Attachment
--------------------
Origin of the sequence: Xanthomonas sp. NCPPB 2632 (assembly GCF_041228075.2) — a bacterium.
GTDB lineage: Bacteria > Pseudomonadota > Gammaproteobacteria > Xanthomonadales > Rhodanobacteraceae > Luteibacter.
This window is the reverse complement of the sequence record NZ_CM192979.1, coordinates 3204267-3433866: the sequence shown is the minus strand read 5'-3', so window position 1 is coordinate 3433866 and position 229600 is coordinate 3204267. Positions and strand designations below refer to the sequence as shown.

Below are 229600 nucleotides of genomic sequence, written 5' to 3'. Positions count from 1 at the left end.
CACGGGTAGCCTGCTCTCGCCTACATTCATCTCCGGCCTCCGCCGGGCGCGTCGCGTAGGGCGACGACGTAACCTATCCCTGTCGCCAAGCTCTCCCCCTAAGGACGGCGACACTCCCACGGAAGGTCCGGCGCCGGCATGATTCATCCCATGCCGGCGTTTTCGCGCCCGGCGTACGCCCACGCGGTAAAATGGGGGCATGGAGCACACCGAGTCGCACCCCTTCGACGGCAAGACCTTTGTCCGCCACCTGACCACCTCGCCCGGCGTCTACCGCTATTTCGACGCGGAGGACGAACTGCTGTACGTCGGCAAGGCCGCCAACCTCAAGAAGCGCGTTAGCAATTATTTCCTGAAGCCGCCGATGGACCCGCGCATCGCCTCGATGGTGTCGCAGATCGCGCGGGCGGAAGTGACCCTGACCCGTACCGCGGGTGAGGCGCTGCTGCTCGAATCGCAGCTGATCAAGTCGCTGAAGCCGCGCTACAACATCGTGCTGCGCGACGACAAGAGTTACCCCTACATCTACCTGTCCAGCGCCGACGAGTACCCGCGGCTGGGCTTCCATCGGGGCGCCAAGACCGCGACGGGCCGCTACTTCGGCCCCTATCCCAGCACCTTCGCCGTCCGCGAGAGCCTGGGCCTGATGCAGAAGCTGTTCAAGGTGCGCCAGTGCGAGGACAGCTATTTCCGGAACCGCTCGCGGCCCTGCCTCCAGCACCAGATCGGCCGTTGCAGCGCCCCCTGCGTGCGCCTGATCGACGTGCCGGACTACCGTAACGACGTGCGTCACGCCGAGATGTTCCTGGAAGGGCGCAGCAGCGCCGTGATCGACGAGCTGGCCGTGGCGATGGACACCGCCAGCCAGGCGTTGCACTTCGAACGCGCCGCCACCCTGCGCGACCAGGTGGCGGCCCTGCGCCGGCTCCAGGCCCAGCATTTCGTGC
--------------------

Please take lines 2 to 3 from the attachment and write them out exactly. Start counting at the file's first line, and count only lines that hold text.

GTDB lineage: Bacteria > Pseudomonadota > Gammaproteobacteria > Xanthomonadales > Rhodanobacteraceae > Luteibacter.
This window is the reverse complement of the sequence record NZ_CM192979.1, coordinates 3204267-3433866: the sequence shown is the minus strand read 5'-3', so window position 1 is coordinate 3433866 and position 229600 is coordinate 3204267. Positions and strand designations below refer to the sequence as shown.